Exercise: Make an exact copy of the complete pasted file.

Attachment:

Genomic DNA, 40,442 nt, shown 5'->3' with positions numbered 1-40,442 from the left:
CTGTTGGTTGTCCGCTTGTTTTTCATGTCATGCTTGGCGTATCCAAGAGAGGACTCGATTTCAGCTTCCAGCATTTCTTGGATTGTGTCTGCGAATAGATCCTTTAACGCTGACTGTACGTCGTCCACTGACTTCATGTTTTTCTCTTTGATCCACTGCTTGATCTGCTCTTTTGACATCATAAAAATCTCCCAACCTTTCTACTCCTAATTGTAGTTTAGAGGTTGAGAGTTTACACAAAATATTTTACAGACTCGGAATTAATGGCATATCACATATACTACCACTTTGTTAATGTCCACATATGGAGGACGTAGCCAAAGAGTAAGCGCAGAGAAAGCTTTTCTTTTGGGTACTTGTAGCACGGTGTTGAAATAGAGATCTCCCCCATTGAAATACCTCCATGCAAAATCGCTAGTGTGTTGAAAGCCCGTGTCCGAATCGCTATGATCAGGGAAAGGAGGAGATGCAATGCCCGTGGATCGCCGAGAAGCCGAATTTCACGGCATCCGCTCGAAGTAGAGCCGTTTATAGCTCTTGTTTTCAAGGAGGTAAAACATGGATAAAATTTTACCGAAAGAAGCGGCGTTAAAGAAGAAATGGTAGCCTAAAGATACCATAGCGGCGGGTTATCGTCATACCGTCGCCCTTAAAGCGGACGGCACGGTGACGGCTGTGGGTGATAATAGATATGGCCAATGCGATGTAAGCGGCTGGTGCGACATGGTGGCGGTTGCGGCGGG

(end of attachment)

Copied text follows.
Genomic DNA, 40,442 nt, shown 5'->3' with positions numbered 1-40,442 from the left:
CTGTTGGTTGTCCGCTTGTTTTTCATGTCATGCTTGGCGTATCCAAGAGAGGACTCGATTTCAGCTTCCAGCATTTCTTGGATTGTGTCTGCGAATAGATCCTTTAACGCTGACTGTACGTCGTCCACTGACTTCATGTTTTTCTCTTTGATCCACTGCTTGATCTGCTCTTTTGACATCATAAAAATCTCCCAACCTTTCTACTCCTAATTGTAGTTTAGAGGTTGAGAGTTTACACAAAATATTTTACAGACTCGGAATTAATGGCATATCACATATACTACCACTTTGTTAATGTCCACATATGGAGGACGTAGCCAAAGAGTAAGCGCAGAGAAAGCTTTTCTTTTGGGTACTTGTAGCACGGTGTTGAAATAGAGATCTCCCCCATTGAAATACCTCCATGCAAAATCGCTAGTGTGTTGAAAGCCCGTGTCCGAATCGCTATGATCAGGGAAAGGAGGAGATGCAATGCCCGTGGATCGCCGAGAAGCCGAATTTCACGGCATCCGCTCGAAGTAGAGCCGTTTATAGCTCTTGTTTTCAAGGAGGTAAAACATGGATAAAATTTTACCGAAAGAAGCGGCGTTAAAGAAGAAATGGTAGCCTAAAGATACCATAGCGGCGGGTTATCGTCATACCGTCGCCCTTAAAGCGGACGGCACGGTGACGGCTGTGGGTGATAATAGATATGGCCAATGCGATGTAAGCGGCTGGTGCGACATGGTGGCGGTTGCGGCGGG